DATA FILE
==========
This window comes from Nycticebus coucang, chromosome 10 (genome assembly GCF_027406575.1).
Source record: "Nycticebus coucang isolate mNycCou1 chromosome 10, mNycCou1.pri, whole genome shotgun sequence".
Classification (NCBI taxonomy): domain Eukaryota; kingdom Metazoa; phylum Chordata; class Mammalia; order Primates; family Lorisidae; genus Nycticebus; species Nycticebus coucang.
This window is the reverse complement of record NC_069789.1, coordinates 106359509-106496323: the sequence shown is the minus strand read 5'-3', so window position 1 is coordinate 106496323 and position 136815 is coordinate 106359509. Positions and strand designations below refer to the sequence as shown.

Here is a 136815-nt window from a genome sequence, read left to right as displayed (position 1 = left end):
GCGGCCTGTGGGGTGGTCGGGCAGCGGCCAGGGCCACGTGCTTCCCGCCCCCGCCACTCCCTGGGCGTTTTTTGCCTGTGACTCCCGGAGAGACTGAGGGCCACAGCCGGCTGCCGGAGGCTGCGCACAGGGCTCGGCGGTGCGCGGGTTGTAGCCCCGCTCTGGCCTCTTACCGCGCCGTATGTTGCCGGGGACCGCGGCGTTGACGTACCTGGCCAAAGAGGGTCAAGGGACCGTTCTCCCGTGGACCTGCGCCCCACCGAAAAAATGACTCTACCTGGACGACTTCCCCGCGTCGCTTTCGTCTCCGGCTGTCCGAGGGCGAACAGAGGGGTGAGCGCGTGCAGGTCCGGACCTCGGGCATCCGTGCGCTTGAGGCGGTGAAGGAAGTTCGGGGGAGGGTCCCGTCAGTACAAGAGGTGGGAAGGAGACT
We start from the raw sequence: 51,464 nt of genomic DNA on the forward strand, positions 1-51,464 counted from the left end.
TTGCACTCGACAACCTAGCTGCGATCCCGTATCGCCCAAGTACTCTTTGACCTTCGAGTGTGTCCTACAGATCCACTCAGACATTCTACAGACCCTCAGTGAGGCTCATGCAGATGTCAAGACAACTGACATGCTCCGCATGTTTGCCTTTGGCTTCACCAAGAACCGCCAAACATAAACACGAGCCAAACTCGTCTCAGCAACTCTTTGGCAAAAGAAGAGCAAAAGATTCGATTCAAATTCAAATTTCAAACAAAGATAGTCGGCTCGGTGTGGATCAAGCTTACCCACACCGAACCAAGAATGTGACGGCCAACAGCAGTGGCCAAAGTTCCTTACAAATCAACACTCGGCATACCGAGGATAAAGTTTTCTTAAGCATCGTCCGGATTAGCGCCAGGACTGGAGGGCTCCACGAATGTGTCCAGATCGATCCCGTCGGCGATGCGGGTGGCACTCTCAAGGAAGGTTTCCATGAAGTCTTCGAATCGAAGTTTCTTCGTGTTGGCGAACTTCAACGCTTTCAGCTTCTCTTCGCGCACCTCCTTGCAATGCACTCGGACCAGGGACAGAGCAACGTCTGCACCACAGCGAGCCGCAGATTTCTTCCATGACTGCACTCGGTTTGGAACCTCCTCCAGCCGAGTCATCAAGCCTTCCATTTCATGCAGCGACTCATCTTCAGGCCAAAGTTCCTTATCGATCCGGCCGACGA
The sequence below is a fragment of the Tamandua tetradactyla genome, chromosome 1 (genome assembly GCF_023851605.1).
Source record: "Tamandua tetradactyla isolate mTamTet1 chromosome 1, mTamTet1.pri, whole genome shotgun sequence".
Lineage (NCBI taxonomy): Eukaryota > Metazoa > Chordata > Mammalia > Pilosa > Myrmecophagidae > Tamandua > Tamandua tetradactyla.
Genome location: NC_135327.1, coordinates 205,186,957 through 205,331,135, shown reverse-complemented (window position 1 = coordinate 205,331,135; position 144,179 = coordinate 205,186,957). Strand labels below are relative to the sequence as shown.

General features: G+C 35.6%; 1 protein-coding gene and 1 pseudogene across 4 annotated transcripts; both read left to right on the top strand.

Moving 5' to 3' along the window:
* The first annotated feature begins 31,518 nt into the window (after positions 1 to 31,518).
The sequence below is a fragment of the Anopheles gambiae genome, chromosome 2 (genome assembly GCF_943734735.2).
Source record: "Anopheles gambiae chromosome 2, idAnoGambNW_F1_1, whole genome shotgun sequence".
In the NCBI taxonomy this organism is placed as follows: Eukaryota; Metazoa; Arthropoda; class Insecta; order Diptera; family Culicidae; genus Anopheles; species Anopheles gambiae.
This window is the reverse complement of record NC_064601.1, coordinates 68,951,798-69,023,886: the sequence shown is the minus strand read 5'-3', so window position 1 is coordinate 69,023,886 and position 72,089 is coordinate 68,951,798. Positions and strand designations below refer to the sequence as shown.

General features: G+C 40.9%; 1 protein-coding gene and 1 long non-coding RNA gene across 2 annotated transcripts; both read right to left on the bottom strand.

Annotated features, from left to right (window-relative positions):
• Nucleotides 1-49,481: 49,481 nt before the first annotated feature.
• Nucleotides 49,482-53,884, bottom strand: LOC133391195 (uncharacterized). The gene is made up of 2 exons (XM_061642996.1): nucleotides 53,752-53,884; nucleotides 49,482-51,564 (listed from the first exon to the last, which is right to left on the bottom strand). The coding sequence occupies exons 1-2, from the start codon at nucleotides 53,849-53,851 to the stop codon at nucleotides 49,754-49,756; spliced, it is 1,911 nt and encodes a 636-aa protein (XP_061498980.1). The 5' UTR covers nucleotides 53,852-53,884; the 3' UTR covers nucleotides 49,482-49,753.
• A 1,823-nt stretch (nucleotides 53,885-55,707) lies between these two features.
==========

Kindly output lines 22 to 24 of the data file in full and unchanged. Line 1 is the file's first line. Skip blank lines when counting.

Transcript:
• Nucleotides 1-49,481: 49,481 nt before the first annotated feature.
• Nucleotides 49,482-53,884, bottom strand: LOC133391195 (uncharacterized). The gene is made up of 2 exons (XM_061642996.1): nucleotides 53,752-53,884; nucleotides 49,482-51,564 (listed from the first exon to the last, which is right to left on the bottom strand). The coding sequence occupies exons 1-2, from the start codon at nucleotides 53,849-53,851 to the stop codon at nucleotides 49,754-49,756; spliced, it is 1,911 nt and encodes a 636-aa protein (XP_061498980.1). The 5' UTR covers nucleotides 53,852-53,884; the 3' UTR covers nucleotides 49,482-49,753.
• A 1,823-nt stretch (nucleotides 53,885-55,707) lies between these two features.